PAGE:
Tuesday, July 27, 2010

Guitar vs. Guitar Hero

I was pointed out to me by my brother that playing the guitar is a lot like playing a video game: There are certain things you need to do with your fingers at certain times, and you need to memorize the moves (either specifically or generally) before you try it so it works out better.

He's right.

Having played electronic games for over two and a half decades, and finally poking about working on the ukulele, it's entirely true. It isn't true for all types of all computer games, but for example with games on the Xbox 360 or the PS3, you need to know which buttons and triggers to mash when. Some games on computers are finger-twiddlers (mash buttons!). But usually not just any buttons, the right ones at the right times. Which means, your fingers have to be in the right place at the right time, just like fingering for chords on a guitar or other stringed instrument (bass, banjo, ukulele, upright, violin, etc.).

I can see a future where the current Guitar Hero and Rock Band guitar necks don't just have five buttons and a few other controls on the body (see Rock Band guitar info), they have some larger amount depending on the complexity of the device. A ukulele has four strings, so four across by however many you want down the neck. Basses usually have four (although I have a bass with five). Guitars typically have six strings, so six buttons across by the number you have coming down the neck. A great deal more buttons, but the idea and the skills are exactly the same. Where are my fingers positioned, and when? In the TV show Californication, the young daughter plays guitar and also Guitar Hero. Can Guitar Hero be a lead-in to guitar playing? I'm not sure if it is, but it could be.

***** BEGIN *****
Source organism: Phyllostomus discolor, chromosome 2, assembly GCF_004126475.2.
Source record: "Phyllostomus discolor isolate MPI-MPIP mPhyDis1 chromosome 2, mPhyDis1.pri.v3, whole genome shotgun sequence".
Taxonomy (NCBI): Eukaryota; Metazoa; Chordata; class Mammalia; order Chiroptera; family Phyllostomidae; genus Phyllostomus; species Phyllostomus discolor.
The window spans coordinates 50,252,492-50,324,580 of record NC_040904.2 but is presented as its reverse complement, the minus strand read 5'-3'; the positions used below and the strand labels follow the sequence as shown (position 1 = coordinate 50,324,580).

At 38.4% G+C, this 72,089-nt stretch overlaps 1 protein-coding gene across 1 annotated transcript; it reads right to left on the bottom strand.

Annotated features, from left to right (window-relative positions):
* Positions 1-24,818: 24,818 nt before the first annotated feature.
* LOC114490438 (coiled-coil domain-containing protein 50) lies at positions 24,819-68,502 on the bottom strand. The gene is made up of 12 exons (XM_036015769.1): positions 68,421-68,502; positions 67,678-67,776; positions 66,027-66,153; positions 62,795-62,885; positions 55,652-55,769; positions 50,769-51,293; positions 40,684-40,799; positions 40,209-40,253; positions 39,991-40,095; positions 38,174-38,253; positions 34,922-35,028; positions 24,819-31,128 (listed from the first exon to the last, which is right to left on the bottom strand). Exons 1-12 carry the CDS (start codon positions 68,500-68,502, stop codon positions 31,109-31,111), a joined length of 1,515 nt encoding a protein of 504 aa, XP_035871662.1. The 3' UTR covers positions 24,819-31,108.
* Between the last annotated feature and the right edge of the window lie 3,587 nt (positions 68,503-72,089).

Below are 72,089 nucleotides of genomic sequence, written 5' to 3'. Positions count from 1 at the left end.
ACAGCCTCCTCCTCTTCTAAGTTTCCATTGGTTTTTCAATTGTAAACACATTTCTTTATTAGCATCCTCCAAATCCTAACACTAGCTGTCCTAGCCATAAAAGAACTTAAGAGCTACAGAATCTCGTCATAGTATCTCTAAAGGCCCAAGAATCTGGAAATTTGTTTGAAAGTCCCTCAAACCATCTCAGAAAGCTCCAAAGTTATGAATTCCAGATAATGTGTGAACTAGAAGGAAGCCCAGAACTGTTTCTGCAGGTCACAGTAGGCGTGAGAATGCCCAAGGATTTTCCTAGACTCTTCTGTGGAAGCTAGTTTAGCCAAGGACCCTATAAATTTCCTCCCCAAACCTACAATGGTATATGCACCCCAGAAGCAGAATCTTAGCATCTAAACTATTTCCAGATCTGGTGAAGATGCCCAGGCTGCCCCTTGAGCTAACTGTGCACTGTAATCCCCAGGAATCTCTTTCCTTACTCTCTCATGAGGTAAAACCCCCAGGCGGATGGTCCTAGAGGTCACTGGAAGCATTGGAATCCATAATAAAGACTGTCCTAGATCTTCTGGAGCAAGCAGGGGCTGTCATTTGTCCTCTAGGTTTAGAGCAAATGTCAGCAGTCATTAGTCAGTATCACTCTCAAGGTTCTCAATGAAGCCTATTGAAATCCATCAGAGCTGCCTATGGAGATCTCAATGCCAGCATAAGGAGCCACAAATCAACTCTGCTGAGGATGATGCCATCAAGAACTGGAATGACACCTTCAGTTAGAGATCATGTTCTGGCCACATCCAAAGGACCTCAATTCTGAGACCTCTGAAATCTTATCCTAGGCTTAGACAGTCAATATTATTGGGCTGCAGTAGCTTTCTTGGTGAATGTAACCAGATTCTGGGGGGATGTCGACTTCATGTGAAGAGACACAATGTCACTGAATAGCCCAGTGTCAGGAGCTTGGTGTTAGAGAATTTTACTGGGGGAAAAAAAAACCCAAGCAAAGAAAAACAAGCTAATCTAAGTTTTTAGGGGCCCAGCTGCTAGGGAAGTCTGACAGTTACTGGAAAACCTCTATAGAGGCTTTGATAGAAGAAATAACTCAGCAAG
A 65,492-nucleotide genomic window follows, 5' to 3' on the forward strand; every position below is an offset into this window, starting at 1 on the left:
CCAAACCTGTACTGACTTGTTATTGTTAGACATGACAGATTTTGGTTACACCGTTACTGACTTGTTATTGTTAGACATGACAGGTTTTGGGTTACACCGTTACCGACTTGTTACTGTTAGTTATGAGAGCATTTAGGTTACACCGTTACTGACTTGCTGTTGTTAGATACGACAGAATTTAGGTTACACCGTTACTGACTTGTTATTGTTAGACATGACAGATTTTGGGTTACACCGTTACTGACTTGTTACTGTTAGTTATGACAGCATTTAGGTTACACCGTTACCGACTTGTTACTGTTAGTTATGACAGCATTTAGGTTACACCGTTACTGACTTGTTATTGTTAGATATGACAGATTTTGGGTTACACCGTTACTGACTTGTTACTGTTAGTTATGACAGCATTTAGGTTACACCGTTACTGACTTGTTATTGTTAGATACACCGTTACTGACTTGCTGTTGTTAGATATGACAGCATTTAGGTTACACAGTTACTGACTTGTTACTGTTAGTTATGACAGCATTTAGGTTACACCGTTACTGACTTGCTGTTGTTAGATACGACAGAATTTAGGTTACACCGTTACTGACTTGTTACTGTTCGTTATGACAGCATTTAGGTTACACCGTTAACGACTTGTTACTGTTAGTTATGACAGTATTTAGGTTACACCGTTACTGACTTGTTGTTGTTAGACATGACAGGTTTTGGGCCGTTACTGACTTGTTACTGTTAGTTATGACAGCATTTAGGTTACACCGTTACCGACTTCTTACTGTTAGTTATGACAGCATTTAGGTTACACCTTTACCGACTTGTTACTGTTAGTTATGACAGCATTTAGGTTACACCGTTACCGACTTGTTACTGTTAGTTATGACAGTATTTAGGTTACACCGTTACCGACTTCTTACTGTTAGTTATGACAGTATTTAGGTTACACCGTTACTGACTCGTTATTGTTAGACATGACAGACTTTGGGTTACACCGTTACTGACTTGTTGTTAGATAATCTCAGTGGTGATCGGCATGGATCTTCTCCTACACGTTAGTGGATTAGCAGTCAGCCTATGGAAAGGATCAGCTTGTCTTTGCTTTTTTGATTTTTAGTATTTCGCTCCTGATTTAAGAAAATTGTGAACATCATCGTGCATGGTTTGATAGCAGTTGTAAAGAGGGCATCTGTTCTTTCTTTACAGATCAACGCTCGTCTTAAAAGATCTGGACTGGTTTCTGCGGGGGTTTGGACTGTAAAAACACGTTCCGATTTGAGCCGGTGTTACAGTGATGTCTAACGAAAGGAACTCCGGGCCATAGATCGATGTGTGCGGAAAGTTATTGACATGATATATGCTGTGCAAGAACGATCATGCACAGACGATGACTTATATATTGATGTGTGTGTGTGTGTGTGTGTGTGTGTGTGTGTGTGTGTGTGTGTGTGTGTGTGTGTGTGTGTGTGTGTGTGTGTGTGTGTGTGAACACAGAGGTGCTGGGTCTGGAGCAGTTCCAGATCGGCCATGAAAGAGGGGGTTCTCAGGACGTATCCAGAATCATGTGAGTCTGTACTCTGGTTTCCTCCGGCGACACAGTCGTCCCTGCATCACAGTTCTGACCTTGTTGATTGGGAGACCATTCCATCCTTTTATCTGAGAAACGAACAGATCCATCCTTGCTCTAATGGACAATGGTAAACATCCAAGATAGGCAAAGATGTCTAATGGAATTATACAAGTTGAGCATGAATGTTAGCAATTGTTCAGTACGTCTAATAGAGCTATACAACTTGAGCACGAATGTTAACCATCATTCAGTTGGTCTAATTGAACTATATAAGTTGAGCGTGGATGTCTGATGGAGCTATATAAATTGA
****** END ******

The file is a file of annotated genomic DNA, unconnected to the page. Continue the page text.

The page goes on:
Here's a good point by my friend Dr. Matthew Bietz. I totally forgot to think about the next step, of production versus consumption. In guitar games, we are consumers, and copy (to some extent) the music. With a real guitar, you make your own music, or make riffs on things, or play things slightly differently and that can be a good thing. Production is much more powerful, on an important, fundamental human level.

The tagline for LittleBigPlanet by Sony and Media Molecule is Play. Create. Share., and when we play music together, that is what we are doing. Playing, creating, and sharing are all community building and community reinforcing activities, and since we are driven to connect, they are all important. Playing a guitar game, there is play, but there is no create and share.
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Ukulele... You may not have much love for the ukulele, but here are some things that may help you down the path.

Walk Don't Run by amazing little Japanese crocheted guys.

While My Guitar Gently Weeps covered by Jake Shimabukuo (who has his own YouTube channel). Over 5.5 million views. He goes nuts at 2:40, although there are hints of what is to come earlier and you should watch the entire video anyway. Amazing.

Here he is, at 1:10 he demonstrates the range of the ukulele. And he's at TED. Most of you have not been invited to TED. TED? Very cool. TED = ukulele.